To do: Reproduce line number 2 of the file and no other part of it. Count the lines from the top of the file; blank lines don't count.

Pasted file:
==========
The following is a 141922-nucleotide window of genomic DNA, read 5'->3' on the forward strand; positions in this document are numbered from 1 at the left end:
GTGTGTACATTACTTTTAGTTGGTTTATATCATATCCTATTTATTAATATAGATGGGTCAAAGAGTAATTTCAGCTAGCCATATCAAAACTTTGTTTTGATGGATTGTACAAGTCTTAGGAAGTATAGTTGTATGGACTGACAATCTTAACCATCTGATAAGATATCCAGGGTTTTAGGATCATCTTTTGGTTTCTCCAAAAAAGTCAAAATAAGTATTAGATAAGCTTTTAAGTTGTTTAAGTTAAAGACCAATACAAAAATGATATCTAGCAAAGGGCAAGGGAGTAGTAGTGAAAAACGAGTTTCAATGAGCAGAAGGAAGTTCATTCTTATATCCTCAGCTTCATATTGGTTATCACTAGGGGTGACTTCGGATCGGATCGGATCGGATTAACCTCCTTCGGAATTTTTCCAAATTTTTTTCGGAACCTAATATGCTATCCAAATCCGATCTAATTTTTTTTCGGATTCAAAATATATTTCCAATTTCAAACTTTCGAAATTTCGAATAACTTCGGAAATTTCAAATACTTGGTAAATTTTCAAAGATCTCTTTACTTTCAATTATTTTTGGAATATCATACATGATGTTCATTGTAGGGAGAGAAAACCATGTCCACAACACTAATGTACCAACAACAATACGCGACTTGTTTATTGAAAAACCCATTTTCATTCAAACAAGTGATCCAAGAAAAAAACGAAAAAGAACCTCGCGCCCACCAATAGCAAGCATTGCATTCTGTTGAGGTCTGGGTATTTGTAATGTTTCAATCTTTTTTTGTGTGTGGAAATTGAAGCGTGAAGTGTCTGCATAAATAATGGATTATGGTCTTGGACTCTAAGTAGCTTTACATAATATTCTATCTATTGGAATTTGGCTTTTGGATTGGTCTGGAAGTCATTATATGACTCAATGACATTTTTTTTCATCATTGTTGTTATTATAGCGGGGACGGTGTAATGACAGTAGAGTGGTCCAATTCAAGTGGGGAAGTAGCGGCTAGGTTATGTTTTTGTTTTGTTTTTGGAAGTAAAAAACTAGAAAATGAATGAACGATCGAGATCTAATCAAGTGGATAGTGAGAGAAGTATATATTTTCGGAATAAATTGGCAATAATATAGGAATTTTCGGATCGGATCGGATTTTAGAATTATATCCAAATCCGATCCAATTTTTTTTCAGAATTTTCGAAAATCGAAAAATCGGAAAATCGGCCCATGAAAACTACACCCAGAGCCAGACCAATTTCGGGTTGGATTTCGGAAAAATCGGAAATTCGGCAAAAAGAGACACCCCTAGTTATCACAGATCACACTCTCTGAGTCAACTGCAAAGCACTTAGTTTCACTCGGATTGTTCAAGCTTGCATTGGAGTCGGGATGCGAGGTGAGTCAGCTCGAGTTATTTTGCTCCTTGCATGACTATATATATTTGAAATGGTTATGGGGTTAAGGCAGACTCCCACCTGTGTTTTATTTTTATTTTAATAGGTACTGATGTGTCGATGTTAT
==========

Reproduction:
GTGTGTACATTACTTTTAGTTGGTTTATATCATATCCTATTTATTAATATAGATGGGTCAAAGAGTAATTTCAGCTAGCCATATCAAAACTTTGTTTTGATGGATTGTACAAGTCTTAGGAAGTATAGTTGTATGGACTGACAATCTTAACCATCTGATAAGATATCCAGGGTTTTAGGATCATCTTTTGGTTTCTCCAAAAAAGTCAAAATAAGTATTAGATAAGCTTTTAAGTTGTTTAAGTTAAAGACCAATACAAAAATGATATCTAGCAAAGGGCAAGGGAGTAGTAGTGAAAAACGAGTTTCAATGAGCAGAAGGAAGTTCATTCTTATATCCTCAGCTTCATATTGGTTATCACTAGGGGTGACTTCGGATCGGATCGGATCGGATTAACCTCCTTCGGAATTTTTCCAAATTTTTTTCGGAACCTAATATGCTATCCAAATCCGATCTAATTTTTTTTCGGATTCAAAATATATTTCCAATTTCAAACTTTCGAAATTTCGAATAACTTCGGAAATTTCAAATACTTGGTAAATTTTCAAAGATCTCTTTACTTTCAATTATTTTTGGAATATCATACATGATGTTCATTGTAGGGAGAGAAAACCATGTCCACAACACTAATGTACCAACAACAATACGCGACTTGTTTATTGAAAAACCCATTTTCATTCAAACAAGTGATCCAAGAAAAAAACGAAAAAGAACCTCGCGCCCACCAATAGCAAGCATTGCATTCTGTTGAGGTCTGGGTATTTGTAATGTTTCAATCTTTTTTTGTGTGTGGAAATTGAAGCGTGAAGTGTCTGCATAAATAATGGATTATGGTCTTGGACTCTAAGTAGCTTTACATAATATTCTATCTATTGGAATTTGGCTTTTGGATTGGTCTGGAAGTCATTATATGACTCAATGACATTTTTTTTCATCATTGTTGTTATTATAGCGGGGACGGTGTAATGACAGTAGAGTGGTCCAATTCAAGTGGGGAAGTAGCGGCTAGGTTATGTTTTTGTTTTGTTTTTGGAAGTAAAAAACTAGAAAATGAATGAACGATCGAGATCTAATCAAGTGGATAGTGAGAGAAGTATATATTTTCGGAATAAATTGGCAATAATATAGGAATTTTCGGATCGGATCGGATTTTAGAATTATATCCAAATCCGATCCAATTTTTTTTCAGAATTTTCGAAAATCGAAAAATCGGAAAATCGGCCCATGAAAACTACACCCAGAGCCAGACCAATTTCGGGTTGGATTTCGGAAAAATCGGAAATTCGGCAAAAAGAGACACCCCTAGTTATCACAGATCACACTCTCTGAGTCAACTGCAAAGCACTTAGTTTCACTCGGATTGTTCAAGCTTGCATTGGAGTCGGGATGCGAGGTGAGTCAGCTCGAGTTATTTTGCTCCTTGCATGACTATATATATTTGAAATGGTTATGGGGTTAAGGCAGACTCCCACCTGTGTTTTATTTTTATTTTAATAGGTACTGATGTGTCGATGTTAT